[W]hen we sat down to write “The Cost of Living,” I had Merle Haggard in mind. I could hear his voice in my head, and I wrote accordingly. My great hope was that he would come and sing it with me, and sure enough, he did, and it’s the perfect song for him. He even said, when he heard the guitar solo he said, “You know, that sounds like something I’d do.” I just looked at [co-producer] Stan [Lynch] and grinned, and went, “Yup. That’s ’cause we wrote it with you in mind.”

Cass County is Don Henley’s album, with each artist contributing to his vision, which is why the duets feel graceful and natural, not forced (the bane of hip-hop collaborations). Through his production with Stan Lynch, the multiple voices mesh with the layered instrumentals and Henley’s own distinctive vocal style, which still sounds honey-smooth yet with a whiskey edge (a voice that helped define the country rock sound in the 1970s). Henley has a reputation for being an exacting artist with a strong sense of purpose, attributes which serve him well on Cass County.

The songs on Cass County reflect compelling themes: the decay of small-town life (“Waiting Tables,” whose musical structure and narrative evoke the great “Lyin’ Eyes” from his glory days with the Eagles), the fading of childhood memories (“Train in the Distance”), and the onslaught of age (“The Cost of Living”). In his interview with Taste of Country and also with Ultimate Classic Rock, he reflects on the inevitable loss that comes with growing older. People around you start dying, including the ones who defined your growing-up experiences. At age 68, Henley takes stock of the area where he lived as a child in Cass County, and he senses loss, as he mentions to Taste of Country:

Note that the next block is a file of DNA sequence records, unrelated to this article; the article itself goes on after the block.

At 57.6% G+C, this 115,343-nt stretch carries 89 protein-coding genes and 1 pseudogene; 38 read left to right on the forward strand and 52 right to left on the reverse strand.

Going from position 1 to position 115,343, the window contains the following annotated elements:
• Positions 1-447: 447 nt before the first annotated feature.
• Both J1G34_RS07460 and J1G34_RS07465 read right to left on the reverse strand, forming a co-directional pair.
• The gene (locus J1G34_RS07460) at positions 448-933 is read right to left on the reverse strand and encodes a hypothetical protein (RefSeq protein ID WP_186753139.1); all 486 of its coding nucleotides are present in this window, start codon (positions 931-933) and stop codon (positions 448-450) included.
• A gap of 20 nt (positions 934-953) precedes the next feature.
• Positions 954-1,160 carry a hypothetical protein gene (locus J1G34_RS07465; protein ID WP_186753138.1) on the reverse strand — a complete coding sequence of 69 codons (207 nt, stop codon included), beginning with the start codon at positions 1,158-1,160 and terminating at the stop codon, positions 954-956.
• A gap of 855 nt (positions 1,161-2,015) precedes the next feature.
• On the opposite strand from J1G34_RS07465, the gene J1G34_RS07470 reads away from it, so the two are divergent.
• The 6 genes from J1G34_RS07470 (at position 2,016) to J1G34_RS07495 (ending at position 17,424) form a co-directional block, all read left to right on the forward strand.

[A] lot of the old folks — the ones that were referred to as “the greatest generation,” the ones who came home from World War II and really made that town tick — are all gone now.

Growing older also means gaining perspective on how your past has influenced you. “I’ve come to learn in my age that perspective is probably the most important — besides your health, perspective is the most important thing you can have, and it’s hard to get, and it’s even harder to keep,” he says to Ultimate Classic Rock.

The landscape and people of Cass County, Texas, have had a profound influence on Henley. Cass County is a muse. Exploring the lakes and creeks of the area created images that stuck with him. The simple honesty and caring of the people loom large in his memories. He speaks of Cass County, where he maintains a 200-acre farm, as a creative refuge.

Cass County is for people who have done some living and don’t mind looking back at where they’ve been and how they feel about getting older. In “The Cost of Living,” he sings:

I look in the mirror now

I see that time can be unkind

But I know every wrinkle

And I earned every line

So, wear it like a royal crown

When you get old and gray

It’s the cost of living

And everyone pays

This is not an album for bearded millennial hipsters from Brooklyn. This is an album for me.

How a janitor and “Hotel California” shaped me

If I have enjoyed any success as a writer and marketer, I need to thank the guy who pushed a broom and carried out the trash at my junior high school in 1977. His name was Larry, and he introduced me to “Hotel California,” a rock epic that has influenced me for many years. Some of the lessons I’ve learned from that six-minute song might be useful to you, too.

Featuring blistering guitar work and a mysterious narrative that is part fantasy and part Raymond Chandler, “Hotel California” has captured the imagination of fans and critics for decades. The song and the album Hotel California topped the Billboard charts for the Eagles in 1977. Rolling Stone magazine ranked the song Number 11 among the top 100 pop songs of all time.

“Hotel California” has also had an enormous impact on me throughout my career as a writer, book editor, and marketing executive (including the work I do today as vice president of marketing at iCrossing). How and why?

Thinking Critically

When Hotel California and its eponymous single soared to popularity in the summer of 1977, I was a lonely eighth grader living in the oppressively conservative community of Wheaton, Illinois. My family had moved to Wheaton in 1975, and with the dislocation came hardship. My parents’ marriage was unraveling before my eyes, my older brother was drifting away, and I was an outcast struggling against bullies.